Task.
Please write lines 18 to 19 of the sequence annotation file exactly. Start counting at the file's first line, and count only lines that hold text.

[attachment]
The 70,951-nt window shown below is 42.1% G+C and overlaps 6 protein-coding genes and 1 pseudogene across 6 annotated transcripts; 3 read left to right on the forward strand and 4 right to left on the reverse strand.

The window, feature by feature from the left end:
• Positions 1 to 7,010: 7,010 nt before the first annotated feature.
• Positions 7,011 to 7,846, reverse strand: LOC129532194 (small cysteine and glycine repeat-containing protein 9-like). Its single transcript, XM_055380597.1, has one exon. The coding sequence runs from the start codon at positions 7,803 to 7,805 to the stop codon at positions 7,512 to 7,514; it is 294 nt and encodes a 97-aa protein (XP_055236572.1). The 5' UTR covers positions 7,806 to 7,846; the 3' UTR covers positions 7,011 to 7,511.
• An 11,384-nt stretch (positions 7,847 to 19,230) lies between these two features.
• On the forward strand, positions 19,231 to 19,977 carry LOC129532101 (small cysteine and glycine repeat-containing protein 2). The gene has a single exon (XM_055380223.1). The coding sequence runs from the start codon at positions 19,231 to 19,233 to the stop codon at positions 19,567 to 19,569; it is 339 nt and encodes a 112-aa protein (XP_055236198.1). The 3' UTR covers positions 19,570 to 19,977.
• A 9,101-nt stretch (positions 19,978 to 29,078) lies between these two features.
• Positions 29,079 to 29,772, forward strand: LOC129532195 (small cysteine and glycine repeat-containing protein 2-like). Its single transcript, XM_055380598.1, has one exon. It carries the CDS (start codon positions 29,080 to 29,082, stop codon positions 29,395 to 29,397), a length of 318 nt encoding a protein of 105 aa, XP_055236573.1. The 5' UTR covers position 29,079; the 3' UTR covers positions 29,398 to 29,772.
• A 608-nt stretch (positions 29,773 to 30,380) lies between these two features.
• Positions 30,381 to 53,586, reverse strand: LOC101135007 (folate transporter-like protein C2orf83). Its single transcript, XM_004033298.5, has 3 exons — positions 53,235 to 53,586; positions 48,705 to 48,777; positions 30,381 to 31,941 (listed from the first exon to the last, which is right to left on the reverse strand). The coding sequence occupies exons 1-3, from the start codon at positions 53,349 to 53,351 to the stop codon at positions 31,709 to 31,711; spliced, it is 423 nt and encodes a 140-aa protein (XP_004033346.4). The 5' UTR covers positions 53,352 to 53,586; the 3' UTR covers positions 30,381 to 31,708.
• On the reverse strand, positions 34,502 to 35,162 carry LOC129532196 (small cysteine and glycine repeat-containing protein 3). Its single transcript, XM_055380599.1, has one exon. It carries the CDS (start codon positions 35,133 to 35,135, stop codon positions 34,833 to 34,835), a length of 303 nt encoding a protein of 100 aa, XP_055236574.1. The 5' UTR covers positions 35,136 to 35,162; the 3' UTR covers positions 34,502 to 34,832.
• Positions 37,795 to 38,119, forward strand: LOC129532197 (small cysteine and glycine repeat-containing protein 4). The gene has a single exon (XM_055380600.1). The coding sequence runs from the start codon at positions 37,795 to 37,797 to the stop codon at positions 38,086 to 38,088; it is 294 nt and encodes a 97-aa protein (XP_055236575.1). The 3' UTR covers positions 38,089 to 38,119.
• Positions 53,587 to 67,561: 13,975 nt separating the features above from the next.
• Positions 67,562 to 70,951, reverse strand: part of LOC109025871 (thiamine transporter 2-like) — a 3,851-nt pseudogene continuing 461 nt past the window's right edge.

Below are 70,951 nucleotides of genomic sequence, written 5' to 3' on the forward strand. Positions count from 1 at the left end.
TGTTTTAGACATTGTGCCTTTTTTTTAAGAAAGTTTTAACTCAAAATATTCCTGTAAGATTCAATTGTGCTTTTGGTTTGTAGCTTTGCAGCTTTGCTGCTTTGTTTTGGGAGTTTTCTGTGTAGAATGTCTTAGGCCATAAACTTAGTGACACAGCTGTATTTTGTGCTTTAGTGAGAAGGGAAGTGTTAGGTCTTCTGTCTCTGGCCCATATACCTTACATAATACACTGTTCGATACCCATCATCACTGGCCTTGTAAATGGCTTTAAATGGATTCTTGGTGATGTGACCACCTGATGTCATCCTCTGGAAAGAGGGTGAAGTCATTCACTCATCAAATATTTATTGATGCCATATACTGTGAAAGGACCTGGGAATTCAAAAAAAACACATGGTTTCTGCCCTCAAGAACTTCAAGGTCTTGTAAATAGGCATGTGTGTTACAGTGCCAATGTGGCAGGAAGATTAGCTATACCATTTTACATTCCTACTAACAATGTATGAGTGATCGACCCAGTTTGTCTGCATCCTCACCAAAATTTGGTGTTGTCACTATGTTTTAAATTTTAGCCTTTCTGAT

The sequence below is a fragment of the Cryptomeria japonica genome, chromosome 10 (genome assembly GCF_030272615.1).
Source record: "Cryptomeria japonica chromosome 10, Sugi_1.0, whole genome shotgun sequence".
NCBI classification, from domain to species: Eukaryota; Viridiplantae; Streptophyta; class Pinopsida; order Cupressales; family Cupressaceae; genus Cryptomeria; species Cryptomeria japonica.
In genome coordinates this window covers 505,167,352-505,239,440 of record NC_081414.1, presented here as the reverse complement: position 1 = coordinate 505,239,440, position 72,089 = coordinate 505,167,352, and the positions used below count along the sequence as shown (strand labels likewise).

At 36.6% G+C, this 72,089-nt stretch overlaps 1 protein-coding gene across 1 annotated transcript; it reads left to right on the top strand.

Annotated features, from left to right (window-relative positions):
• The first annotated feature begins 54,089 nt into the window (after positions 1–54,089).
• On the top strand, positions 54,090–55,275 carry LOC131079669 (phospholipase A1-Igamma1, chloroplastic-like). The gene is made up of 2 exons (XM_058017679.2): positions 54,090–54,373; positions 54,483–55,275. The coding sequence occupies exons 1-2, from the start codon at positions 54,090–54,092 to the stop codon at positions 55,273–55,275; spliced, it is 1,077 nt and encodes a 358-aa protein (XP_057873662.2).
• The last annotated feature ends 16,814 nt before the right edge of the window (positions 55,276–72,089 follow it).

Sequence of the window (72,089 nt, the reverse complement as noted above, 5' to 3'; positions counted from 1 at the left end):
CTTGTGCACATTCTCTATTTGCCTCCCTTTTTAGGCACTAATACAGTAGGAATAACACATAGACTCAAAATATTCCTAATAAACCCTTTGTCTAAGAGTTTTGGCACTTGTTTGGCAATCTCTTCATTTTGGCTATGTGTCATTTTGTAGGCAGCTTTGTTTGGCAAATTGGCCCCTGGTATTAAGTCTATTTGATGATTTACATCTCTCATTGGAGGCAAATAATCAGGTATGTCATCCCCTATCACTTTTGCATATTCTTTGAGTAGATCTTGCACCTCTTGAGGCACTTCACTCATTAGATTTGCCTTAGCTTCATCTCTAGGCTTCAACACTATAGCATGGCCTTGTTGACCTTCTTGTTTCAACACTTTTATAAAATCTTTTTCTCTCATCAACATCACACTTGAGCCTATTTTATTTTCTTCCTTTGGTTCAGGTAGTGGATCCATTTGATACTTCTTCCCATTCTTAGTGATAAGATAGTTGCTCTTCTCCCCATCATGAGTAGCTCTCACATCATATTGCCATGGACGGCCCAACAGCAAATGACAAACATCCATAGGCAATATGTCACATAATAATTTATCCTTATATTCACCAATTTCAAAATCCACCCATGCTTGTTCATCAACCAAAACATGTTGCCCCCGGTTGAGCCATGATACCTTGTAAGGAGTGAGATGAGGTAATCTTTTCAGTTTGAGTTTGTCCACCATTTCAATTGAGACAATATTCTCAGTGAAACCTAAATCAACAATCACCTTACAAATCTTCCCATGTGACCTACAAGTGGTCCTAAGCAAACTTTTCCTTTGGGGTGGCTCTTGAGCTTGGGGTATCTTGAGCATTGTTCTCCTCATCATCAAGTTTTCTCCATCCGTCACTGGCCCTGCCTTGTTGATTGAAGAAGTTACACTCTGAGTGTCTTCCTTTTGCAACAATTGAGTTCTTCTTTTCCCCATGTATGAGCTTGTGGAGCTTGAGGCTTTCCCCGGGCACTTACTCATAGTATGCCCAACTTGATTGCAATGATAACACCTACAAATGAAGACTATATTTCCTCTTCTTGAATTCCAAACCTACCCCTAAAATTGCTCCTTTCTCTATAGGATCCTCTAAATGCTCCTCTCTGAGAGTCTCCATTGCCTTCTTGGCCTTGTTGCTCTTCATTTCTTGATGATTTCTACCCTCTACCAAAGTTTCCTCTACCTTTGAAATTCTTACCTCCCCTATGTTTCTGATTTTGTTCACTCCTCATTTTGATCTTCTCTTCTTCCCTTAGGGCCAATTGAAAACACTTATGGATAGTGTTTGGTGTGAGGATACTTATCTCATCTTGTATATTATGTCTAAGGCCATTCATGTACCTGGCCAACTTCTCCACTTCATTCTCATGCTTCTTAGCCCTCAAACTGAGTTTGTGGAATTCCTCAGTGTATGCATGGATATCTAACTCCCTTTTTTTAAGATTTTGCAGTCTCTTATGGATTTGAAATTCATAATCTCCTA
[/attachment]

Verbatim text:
Source record: "Cryptomeria japonica chromosome 10, Sugi_1.0, whole genome shotgun sequence".
NCBI classification, from domain to species: Eukaryota; Viridiplantae; Streptophyta; class Pinopsida; order Cupressales; family Cupressaceae; genus Cryptomeria; species Cryptomeria japonica.